Denver area again misses deadline to meet EPA air-quality standards
Nine-county region fails to achieve health limits for ozone pollution set in 2008
A view of downtown Denver looking southwest in the late afternoon of July 20, 2021. (Colorado Department of Public Health and Environment)
Spurred by the federal Clean Air Act, Colorado regulators are weighing a range of new pollution-fighting measures to reduce the Denver metro area’s long-running ozone problem — but for the second summer in a row, things are getting worse, not better.
“The smoke alarm in Colorado is going off, and we need to put out the fire,” said Danny Katz, executive director of the Colorado Public Interest Research Group. “Ozone pollution is a public health hazard, and it can damage our lungs (and) contribute to asthma, among many other ailments.”
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Air quality in and around Denver reached unhealthy levels yet again on Tuesday, as the latest in a long line of federally-imposed deadlines came and went without the region “attaining” the health-based ozone limits set by the Environmental Protection Agency more than a decade ago.
A nine-county area known as the Denver Metro/North Front Range Nonattainment Area has repeatedly failed to achieve the EPA’s 2008 National Ambient Air Quality Standards for ozone, which set the limit at an 8-hour average of 75 parts per billion. The chronic noncompliance has led to a series of downgrades under the Clean Air Act, the latest of which came in December 2019, classifying the region as a “serious” violator of clean-air laws and giving it until July 20, 2021, to shape up.
Though it will be a while before the findings are official, preliminary data show that Colorado is set to fall well short of the EPA’s ozone standard. Nearly everyone, including state officials, expects the agency to soon downgrade the region again, this time to “severe” nonattainment, triggering a range of new pollution control measures that will have to be enacted by the Colorado Department of Public Health and Environment.
In the meantime, Coloradans will continue to suffer health impacts from ozone pollution that appears — amid a summer of historic heat waves and devastating wildfires across the West — to be trending in the wrong direction.
Preliminary data released through the EPA’s AirNow service show that many monitoring stations across the Denver area have recorded more high ozone days in 2021 than in 2020. Tuesday marked the 16th consecutive day on which CDPHE issued an air quality alert for the region, warning that “people with heart or lung disease, older adults, and children, should avoid prolonged or heavy outdoor exertion.”
“We’ll have a clearer sense of what the data says about our current ozone season soon,” Andrew Bare, a spokesperson for CDPHE’s Air Pollution Control Division, said in a statement. “Long-term trends show a decline in ozone values, and it’s too early to tell whether the high readings seen last year and during the beginning of this summer reflect a change in that trend or are just part of the variability that we see from year to year.”
Ozone-forming pollutants come from a variety of sources, with tailpipe emissions from cars and trucks and industrial emissions, particularly from Colorado’s large oil and gas sector, known to be two of the major local pollution sources in the Denver metro area.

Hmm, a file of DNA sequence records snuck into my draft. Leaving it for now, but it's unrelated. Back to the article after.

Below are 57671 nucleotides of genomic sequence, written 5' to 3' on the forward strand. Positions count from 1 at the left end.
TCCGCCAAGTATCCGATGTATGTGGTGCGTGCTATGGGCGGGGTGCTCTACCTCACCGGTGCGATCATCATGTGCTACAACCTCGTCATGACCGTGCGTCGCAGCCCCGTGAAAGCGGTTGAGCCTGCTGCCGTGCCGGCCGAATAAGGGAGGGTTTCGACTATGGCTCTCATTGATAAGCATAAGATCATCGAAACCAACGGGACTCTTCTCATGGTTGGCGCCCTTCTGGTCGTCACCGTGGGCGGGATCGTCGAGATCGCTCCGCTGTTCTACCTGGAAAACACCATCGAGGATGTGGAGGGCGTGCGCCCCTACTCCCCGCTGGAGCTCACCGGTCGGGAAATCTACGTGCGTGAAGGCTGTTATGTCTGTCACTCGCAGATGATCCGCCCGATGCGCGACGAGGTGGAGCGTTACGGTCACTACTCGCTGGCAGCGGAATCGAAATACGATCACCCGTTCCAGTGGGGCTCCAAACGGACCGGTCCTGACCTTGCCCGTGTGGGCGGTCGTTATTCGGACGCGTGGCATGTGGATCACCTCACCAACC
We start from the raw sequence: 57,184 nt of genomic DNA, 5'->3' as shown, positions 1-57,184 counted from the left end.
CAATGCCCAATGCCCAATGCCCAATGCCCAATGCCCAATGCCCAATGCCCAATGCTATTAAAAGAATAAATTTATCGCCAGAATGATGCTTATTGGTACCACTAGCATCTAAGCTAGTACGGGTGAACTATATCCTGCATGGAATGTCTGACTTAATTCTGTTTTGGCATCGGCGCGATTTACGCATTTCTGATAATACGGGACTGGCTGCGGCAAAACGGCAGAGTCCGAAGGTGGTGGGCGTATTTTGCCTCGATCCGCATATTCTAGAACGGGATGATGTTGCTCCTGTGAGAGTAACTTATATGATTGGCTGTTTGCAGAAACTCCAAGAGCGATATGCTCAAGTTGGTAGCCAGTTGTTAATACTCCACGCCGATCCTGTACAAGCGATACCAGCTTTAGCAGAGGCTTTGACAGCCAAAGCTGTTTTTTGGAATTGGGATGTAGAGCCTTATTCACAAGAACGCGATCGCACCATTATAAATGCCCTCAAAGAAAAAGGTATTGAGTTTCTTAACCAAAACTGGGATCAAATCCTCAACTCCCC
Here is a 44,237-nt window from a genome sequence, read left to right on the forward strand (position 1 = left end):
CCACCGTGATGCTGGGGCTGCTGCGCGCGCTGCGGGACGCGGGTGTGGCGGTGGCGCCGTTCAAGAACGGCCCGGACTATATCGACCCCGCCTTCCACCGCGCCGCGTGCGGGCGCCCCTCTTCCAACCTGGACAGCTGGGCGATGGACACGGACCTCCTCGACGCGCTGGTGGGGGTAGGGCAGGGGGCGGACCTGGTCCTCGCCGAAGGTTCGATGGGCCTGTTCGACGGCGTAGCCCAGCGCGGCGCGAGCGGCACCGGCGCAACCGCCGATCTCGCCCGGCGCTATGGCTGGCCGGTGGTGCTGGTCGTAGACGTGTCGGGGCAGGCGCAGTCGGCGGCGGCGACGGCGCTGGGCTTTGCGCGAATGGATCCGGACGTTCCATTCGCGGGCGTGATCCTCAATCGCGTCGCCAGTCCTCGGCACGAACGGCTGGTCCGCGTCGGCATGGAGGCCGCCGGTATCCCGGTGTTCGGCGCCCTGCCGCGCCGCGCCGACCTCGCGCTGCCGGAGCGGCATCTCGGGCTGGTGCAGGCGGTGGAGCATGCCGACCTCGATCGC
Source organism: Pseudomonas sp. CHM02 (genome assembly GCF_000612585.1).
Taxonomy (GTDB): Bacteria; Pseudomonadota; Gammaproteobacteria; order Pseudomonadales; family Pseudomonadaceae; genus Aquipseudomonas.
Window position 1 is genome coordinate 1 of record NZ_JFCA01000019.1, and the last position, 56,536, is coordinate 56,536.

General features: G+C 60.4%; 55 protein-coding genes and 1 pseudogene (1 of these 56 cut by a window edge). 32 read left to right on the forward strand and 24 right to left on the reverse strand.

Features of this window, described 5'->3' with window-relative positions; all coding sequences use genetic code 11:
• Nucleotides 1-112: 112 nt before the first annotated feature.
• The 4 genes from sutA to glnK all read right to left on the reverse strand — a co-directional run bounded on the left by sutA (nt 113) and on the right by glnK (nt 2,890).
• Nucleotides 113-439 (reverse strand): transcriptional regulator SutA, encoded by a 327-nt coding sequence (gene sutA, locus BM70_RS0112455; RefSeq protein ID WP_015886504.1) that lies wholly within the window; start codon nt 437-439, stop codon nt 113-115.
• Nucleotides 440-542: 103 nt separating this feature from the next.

“We have some ambitious rulemakings scheduled for the near future, including a proposal to reduce emissions of all sorts from the oil and gas sector and revisions to the State Implementation Plan,” Bare said. “We’re monitoring the data closely and not delaying on taking steps to reduce ozone.”
On Tuesday afternoon, however, CDPHE announced that it was suspending a proposal to require large businesses in the nonattainment area to incentivize employees to reduce car travel, as part of an effort to reduce emissions of both ozone-forming pollutants and heat-trapping greenhouse gases. The state’s Air Quality Control Commission will instead move forward with a dramatically revised rule that would only direct employers to collect data through employee surveys.
Katz said he was “extremely disappointed” by the decision, and he called on state officials to continue moving forward with other regulatory efforts, including the AQCC’s oil and gas rulemaking and an effort by the Colorado Department of Transportation to incorporate pollution standards into long-term transportation planning.
Denver’s overall level of air pollution has declined since the notorious days of the city’s “brown cloud” in the 1980s, and ozone levels have declined slightly over the last two decades. But the nonattainment area remains well above the 2008 ozone standard, and even farther above the revised standard of 70 ppb that the EPA set in 2015. Other countries have set health limits that are even lower, with the World Health Organization recommending a standard of roughly 50 ppb, and scientists say that no level of air pollution is known to be safe.
“We’ve learned, just over the past decade, that the impacts of ozone are actually much broader than we realized,” said Dr. James Crooks, an environmental health researcher with National Jewish Health. “The more that scientists have studied ozone’s health effects, the worse they look, and the broader they look.”
“It’s unfortunate that we have missed this deadline yet again,” said Katz. “But I think we have the tools, we have the means, and we just need to get out there and do it. I’m hoping to see that happen in the next six months.”
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